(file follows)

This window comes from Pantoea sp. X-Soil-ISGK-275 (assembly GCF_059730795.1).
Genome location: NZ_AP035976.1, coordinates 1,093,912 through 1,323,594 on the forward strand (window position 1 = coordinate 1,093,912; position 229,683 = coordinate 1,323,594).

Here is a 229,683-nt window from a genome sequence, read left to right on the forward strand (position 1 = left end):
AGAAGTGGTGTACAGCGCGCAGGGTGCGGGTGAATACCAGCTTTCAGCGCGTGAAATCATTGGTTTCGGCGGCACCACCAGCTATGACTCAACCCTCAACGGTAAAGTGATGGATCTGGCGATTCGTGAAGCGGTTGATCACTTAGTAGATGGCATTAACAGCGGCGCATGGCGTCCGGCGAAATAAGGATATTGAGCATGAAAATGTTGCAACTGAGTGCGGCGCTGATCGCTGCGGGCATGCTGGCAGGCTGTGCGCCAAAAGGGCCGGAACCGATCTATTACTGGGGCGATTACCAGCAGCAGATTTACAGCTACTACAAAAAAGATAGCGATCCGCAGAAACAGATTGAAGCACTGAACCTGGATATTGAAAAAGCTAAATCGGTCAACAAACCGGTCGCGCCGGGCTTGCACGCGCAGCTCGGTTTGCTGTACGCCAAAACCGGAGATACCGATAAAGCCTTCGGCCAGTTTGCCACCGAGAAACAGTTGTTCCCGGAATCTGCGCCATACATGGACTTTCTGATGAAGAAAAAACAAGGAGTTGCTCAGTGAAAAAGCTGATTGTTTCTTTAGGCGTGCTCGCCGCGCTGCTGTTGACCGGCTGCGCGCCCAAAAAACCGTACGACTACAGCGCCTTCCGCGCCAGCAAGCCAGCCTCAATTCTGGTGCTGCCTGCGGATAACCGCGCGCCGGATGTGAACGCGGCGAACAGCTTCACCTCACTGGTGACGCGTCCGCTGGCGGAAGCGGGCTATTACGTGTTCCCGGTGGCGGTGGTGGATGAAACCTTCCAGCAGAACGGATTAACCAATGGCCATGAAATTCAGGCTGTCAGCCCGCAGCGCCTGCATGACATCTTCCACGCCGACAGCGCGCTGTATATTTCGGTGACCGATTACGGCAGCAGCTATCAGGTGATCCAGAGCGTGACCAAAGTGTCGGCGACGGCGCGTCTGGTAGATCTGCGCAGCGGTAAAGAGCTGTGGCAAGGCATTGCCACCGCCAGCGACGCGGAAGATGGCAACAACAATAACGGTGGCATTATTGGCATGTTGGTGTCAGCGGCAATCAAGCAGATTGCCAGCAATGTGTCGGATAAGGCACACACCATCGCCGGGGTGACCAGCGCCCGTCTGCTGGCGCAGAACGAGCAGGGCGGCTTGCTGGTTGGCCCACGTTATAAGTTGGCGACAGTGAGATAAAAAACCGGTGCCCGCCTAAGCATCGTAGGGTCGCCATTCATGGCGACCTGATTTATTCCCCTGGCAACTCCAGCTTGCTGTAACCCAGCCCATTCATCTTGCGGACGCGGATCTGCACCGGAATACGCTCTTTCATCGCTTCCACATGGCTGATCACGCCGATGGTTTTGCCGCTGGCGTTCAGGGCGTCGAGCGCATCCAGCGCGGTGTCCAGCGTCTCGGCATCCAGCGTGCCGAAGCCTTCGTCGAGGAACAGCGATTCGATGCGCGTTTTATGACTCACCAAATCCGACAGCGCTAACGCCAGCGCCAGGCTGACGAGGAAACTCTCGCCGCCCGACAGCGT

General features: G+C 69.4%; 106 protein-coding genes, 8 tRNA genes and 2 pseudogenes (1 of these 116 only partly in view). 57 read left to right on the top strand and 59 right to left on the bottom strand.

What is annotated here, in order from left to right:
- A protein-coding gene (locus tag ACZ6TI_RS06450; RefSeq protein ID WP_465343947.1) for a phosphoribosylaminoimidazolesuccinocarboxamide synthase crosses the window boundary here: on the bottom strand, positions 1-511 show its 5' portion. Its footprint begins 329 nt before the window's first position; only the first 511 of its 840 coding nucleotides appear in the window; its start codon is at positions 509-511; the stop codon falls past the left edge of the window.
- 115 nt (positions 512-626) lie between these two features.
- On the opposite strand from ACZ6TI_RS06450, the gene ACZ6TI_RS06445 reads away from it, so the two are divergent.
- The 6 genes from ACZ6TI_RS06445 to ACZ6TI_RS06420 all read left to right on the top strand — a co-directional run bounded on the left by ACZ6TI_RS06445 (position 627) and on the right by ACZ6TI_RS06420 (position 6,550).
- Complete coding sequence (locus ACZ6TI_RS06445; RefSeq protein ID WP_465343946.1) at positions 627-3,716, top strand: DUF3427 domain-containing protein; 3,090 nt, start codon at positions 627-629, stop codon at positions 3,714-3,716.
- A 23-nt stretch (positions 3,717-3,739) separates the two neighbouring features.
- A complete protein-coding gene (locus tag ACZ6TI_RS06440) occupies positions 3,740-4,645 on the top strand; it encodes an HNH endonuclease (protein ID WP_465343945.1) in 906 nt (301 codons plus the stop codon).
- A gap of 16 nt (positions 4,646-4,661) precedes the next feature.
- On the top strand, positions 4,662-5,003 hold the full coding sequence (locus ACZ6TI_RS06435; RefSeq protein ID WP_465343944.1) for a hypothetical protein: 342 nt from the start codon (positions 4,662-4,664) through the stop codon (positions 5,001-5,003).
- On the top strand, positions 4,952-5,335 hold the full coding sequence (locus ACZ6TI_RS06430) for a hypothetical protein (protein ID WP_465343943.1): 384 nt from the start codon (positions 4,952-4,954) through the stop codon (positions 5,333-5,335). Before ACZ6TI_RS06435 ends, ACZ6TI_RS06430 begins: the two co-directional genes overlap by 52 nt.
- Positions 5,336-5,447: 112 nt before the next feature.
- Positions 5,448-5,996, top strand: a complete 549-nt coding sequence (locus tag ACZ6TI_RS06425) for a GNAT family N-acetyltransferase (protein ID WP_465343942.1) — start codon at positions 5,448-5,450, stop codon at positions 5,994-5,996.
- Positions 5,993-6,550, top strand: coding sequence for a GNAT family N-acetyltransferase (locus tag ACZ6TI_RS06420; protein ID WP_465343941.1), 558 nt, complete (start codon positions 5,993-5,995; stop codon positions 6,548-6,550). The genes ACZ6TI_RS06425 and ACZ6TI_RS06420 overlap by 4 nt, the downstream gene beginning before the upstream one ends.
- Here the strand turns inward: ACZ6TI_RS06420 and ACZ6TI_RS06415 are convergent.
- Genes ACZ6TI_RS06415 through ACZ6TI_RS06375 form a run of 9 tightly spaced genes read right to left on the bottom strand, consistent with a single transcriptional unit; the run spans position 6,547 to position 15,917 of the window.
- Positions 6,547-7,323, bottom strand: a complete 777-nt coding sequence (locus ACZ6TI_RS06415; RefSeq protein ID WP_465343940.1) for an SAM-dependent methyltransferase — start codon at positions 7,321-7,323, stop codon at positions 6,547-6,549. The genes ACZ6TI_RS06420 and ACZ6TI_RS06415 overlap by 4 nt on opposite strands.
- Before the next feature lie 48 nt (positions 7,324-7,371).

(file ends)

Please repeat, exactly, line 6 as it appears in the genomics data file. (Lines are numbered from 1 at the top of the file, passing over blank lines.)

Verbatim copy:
What is annotated here, in order from left to right: